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School Board slashes district’s budget

By Ben Lumpkin Daily Planet staff
Friday May 18, 2001

Despite grave concerns of two of its members, the Board of Education voted unanimously Wednesday to make more than $4 million in cuts to balance its budget of about $65 million by June. 

“This has not been an easy decision,” said Board President Terry Doran.  

While he acknowledged the board’s decision last year to make higher pay for teachers a top priority contributed to the need for cuts this spring, Doran placed most of the blame squarely on Sacramento and what he called the state government’s failure to support public education “in an adequate way.” 

Board members Joaquin Rivera and Ted Schultz reiterated their objections to a piece of the plan that will cut the high school teaching staff by the equivalent of 3.6 full-time teachers next year. 

“This is going to add to our lack of credibility because of the support for (small) class size in the community,” Rivera said in an interview Thursday, referring to the fact that Berkeley taxpayers have repeatedly voted to tax themselves in order to keep K-12 class sizes small. 

Director John Selawsky said in an interview that he felt comfortable voting  

for the high school cuts because  

Berkeley High Principal Frank Lynch had indicated that the loss of teachers would not significantly impact class size at the 3,200-student school. 

Doran said the cuts amount to less than 2 percent of the total funding for teaching staff at the high school, a relatively modest cut given “the grave financial situation we’re in right now.” 

Carol Wilkins, a Berkeley High parent and a member of a budget advisory committee for the school district, said during the public comment period Wednesday that she was “deeply disturbed about the action this board has decided to take.” 

“The trust of the voters is one of the most precious commodities that this board has to rely on,” Wilkins said. A vote for fewer teachers at the high school two years in a row jeopardizes that trust, Wilkins added, pointing to the fact that some remedial classes at the high school already have 38 students apiece.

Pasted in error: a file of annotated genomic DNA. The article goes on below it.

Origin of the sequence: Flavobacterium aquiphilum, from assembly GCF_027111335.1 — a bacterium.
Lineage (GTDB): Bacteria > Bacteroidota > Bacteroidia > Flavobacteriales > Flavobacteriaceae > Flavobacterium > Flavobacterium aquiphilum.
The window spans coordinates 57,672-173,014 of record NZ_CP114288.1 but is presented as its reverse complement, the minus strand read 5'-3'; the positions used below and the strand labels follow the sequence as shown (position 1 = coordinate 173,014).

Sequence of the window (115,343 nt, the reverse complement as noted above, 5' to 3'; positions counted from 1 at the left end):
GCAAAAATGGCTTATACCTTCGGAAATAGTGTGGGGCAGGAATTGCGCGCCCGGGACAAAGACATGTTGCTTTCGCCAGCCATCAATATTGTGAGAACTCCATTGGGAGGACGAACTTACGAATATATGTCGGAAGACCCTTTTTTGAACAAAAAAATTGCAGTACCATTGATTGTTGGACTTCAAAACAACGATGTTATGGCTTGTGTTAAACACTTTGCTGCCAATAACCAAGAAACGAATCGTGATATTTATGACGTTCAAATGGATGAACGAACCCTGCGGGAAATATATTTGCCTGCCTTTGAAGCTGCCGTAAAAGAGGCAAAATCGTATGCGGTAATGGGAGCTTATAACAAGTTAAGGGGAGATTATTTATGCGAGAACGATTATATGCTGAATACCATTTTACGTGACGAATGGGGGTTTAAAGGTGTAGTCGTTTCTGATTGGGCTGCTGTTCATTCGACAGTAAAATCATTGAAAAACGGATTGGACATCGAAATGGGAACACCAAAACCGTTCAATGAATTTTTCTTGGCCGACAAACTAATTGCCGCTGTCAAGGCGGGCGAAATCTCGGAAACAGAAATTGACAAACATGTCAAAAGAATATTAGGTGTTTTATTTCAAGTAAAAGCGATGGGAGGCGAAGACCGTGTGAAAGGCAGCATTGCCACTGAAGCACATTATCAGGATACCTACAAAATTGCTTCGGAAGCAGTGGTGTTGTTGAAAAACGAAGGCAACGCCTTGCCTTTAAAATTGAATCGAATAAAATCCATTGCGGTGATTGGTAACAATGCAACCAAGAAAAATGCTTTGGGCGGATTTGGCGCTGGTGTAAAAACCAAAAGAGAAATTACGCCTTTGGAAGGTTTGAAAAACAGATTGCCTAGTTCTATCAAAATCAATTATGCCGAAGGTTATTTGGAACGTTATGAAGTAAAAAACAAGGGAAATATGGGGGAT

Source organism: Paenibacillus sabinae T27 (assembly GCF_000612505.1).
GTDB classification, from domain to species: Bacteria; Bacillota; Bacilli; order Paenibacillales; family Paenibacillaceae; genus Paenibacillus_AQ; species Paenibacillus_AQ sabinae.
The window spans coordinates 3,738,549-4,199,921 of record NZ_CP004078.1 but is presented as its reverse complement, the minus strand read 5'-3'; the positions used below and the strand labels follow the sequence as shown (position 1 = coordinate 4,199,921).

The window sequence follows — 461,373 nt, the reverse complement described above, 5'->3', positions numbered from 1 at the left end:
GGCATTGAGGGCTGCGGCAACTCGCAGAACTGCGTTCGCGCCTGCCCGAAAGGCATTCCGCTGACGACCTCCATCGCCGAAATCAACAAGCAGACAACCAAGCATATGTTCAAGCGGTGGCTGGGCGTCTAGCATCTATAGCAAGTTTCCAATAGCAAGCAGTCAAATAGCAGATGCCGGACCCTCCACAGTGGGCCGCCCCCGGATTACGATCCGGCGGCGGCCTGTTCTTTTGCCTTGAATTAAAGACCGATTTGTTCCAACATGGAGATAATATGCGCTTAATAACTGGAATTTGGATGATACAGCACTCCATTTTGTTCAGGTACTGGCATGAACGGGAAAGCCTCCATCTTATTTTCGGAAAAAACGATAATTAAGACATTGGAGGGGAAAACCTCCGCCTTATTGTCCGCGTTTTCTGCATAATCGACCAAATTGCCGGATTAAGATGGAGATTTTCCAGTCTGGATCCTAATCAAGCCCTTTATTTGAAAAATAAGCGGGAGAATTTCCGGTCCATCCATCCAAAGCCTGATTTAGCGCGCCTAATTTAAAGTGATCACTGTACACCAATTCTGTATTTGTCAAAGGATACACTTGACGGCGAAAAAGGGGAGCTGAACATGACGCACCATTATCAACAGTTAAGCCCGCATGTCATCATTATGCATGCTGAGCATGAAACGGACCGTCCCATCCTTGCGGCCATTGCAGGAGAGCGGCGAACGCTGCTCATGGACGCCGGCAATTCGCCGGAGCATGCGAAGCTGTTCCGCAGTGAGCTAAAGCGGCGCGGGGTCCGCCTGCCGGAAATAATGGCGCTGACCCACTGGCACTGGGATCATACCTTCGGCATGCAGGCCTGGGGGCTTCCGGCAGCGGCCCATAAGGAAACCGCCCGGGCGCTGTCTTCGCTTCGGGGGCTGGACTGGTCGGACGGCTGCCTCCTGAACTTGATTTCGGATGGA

The class-size reduction tax measure approved by Berkeley voters originally called for classes in grades seven through 12 to have no more than 27 students. 

The cuts approved Wednesday include: the elimination of two middle school safety officers; the elimination of the plant operations manager, attendance clerk and on-campus suspension manager at Berkeley High; the elimination of a half-time campus monitor at the alternative high school; and numerous cuts in administrative costs, ranging from legal expenses to travel expenses. 

The board is now creating a priority list of where to put money back into the budget next year should the district end up with more spending money than it anticipates. Rivera and Selawsky said they would reinstate the teaching positions cut from the high school first, should funding become available. Selawsky said Thursday that a decision to go ahead and fund these positions can still be made as late as September. The cut school safety officers could be added back at any time during the coming school year, he said. 


In other school board news Wednesday, several parents accused the high school of discriminating against Chicano and Latino students by relegating them to an English Language Learner program whose allegedly inferior curriculum they said fails to prepare students for college. 

“There is unequal treatment but, more important, there is the perception of unequal treatment,” said Berkeley High parent Frederico Chavez. 

Chavez described a situation where the parent of a student who was part Puerto Rican had to fight to get her son into an algebra course that is part of the required curriculum for students who want to be eligible for the University of California system. 

“These are the kinds of things Berkeley High is doing to Latino students,” Chavez said. “It doesn’t challenge them.” 

Several board members directed Interim Superintendent Stephen Goldstone to look into the situation. Rivera said Thursday he wants to review the procedure for placing students in the ELL program, which is intended for students with limited English.